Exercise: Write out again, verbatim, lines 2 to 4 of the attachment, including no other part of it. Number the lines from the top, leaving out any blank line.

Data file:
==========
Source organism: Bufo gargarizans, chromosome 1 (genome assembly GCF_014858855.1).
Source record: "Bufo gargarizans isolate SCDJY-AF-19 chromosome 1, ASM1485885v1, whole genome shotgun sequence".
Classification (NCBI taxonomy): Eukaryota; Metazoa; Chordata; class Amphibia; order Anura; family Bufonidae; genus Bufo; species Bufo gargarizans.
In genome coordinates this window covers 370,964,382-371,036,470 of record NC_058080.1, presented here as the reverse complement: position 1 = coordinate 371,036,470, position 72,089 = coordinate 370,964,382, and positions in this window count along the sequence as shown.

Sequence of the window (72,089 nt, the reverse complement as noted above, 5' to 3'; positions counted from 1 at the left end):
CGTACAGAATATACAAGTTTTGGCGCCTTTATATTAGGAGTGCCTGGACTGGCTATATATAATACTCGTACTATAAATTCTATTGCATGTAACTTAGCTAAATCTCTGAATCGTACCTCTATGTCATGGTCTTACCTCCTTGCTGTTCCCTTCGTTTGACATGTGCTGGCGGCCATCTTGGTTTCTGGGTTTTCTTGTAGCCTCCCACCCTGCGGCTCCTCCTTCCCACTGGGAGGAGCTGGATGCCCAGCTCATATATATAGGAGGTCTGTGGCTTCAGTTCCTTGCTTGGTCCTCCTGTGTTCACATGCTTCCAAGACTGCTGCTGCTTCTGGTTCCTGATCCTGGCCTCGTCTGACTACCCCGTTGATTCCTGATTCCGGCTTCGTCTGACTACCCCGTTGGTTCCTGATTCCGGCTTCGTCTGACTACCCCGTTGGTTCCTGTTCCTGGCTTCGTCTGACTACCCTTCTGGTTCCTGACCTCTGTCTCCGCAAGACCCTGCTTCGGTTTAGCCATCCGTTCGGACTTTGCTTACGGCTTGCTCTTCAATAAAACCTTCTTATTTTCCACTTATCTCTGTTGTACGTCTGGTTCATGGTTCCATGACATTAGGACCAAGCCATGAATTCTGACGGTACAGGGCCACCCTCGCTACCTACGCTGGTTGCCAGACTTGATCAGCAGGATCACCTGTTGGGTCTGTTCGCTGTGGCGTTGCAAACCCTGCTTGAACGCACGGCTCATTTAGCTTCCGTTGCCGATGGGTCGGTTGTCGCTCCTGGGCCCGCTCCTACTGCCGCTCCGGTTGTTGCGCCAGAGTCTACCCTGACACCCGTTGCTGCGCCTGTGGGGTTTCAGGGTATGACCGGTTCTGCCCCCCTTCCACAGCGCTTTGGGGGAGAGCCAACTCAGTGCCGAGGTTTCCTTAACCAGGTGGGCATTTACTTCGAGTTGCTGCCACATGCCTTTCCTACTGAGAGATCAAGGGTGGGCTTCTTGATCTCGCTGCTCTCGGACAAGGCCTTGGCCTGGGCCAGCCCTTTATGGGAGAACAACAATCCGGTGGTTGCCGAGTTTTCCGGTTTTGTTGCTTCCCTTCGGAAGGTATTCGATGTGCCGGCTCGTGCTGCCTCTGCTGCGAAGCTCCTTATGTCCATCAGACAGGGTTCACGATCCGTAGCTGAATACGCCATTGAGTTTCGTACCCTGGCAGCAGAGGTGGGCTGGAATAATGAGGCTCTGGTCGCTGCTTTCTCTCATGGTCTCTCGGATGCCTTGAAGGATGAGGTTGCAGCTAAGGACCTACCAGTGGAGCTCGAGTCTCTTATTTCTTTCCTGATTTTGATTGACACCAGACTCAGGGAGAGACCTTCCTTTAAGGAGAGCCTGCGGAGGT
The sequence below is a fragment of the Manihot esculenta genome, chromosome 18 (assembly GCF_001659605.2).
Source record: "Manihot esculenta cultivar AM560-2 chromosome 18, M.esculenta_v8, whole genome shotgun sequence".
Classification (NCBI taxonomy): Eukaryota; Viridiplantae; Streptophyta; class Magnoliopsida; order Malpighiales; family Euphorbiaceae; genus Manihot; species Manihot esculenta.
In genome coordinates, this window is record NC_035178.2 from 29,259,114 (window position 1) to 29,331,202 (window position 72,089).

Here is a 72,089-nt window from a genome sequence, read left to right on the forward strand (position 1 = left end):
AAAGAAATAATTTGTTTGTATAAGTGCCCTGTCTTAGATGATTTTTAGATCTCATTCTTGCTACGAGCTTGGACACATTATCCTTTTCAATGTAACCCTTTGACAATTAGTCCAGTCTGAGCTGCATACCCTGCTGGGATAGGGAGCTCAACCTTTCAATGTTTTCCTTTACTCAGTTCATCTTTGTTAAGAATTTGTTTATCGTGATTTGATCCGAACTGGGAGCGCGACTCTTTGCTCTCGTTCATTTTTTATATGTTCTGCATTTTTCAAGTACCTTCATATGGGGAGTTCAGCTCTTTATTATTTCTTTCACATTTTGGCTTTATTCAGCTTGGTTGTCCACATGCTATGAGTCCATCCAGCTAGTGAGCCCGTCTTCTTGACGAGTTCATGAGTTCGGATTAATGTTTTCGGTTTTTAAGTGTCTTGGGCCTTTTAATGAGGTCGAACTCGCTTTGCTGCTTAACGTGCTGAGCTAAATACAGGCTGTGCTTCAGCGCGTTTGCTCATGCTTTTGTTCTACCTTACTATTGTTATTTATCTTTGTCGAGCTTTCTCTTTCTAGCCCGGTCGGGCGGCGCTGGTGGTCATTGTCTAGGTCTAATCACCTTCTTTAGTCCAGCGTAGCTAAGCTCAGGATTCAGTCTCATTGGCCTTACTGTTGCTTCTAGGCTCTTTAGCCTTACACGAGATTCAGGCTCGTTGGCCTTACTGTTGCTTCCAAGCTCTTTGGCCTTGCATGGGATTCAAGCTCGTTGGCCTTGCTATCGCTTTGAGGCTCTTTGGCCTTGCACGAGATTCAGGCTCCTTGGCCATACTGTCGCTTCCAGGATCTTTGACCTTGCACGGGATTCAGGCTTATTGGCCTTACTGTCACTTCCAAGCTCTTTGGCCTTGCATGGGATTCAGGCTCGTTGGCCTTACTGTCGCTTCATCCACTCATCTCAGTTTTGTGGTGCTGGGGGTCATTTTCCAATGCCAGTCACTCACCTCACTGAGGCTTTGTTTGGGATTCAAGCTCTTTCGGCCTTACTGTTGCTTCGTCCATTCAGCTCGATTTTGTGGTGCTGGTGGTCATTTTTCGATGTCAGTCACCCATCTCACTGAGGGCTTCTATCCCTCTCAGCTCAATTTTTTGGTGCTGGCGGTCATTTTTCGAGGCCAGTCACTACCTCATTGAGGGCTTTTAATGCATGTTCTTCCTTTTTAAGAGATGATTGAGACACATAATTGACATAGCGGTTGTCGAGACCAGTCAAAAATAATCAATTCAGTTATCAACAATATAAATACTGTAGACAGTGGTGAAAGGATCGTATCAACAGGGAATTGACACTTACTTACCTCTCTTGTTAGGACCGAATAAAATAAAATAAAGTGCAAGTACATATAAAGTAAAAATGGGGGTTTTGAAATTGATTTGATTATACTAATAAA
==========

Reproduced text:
Source record: "Bufo gargarizans isolate SCDJY-AF-19 chromosome 1, ASM1485885v1, whole genome shotgun sequence".
Classification (NCBI taxonomy): Eukaryota; Metazoa; Chordata; class Amphibia; order Anura; family Bufonidae; genus Bufo; species Bufo gargarizans.
In genome coordinates this window covers 370,964,382-371,036,470 of record NC_058080.1, presented here as the reverse complement: position 1 = coordinate 371,036,470, position 72,089 = coordinate 370,964,382, and positions in this window count along the sequence as shown.